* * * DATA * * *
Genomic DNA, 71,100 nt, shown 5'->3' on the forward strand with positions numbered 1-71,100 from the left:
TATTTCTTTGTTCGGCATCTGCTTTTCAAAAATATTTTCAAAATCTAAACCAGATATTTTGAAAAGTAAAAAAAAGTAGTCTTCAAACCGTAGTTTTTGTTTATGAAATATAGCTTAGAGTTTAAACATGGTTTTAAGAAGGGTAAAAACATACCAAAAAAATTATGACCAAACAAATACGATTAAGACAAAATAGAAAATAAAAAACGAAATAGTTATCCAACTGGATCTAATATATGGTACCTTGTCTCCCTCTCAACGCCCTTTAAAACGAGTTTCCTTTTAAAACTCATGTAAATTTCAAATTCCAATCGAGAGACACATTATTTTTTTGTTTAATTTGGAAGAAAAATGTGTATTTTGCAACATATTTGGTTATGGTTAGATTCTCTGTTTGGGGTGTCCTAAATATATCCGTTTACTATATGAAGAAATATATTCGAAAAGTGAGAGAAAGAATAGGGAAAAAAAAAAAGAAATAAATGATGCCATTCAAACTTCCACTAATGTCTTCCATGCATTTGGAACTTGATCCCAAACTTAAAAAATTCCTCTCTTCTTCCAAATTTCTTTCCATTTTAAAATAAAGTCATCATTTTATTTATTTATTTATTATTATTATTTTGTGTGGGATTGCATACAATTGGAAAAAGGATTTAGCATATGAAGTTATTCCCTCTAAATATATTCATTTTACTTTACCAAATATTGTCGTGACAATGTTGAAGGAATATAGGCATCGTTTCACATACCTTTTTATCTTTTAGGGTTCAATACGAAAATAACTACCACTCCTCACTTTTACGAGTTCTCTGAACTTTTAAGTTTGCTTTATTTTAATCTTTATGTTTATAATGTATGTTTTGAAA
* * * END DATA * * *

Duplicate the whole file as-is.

Genomic DNA, 71,100 nt, shown 5'->3' on the forward strand with positions numbered 1-71,100 from the left:
TATTTCTTTGTTCGGCATCTGCTTTTCAAAAATATTTTCAAAATCTAAACCAGATATTTTGAAAAGTAAAAAAAAGTAGTCTTCAAACCGTAGTTTTTGTTTATGAAATATAGCTTAGAGTTTAAACATGGTTTTAAGAAGGGTAAAAACATACCAAAAAAATTATGACCAAACAAATACGATTAAGACAAAATAGAAAATAAAAAACGAAATAGTTATCCAACTGGATCTAATATATGGTACCTTGTCTCCCTCTCAACGCCCTTTAAAACGAGTTTCCTTTTAAAACTCATGTAAATTTCAAATTCCAATCGAGAGACACATTATTTTTTTGTTTAATTTGGAAGAAAAATGTGTATTTTGCAACATATTTGGTTATGGTTAGATTCTCTGTTTGGGGTGTCCTAAATATATCCGTTTACTATATGAAGAAATATATTCGAAAAGTGAGAGAAAGAATAGGGAAAAAAAAAAAGAAATAAATGATGCCATTCAAACTTCCACTAATGTCTTCCATGCATTTGGAACTTGATCCCAAACTTAAAAAATTCCTCTCTTCTTCCAAATTTCTTTCCATTTTAAAATAAAGTCATCATTTTATTTATTTATTTATTATTATTATTTTGTGTGGGATTGCATACAATTGGAAAAAGGATTTAGCATATGAAGTTATTCCCTCTAAATATATTCATTTTACTTTACCAAATATTGTCGTGACAATGTTGAAGGAATATAGGCATCGTTTCACATACCTTTTTATCTTTTAGGGTTCAATACGAAAATAACTACCACTCCTCACTTTTACGAGTTCTCTGAACTTTTAAGTTTGCTTTATTTTAATCTTTATGTTTATAATGTATGTTTTGAAA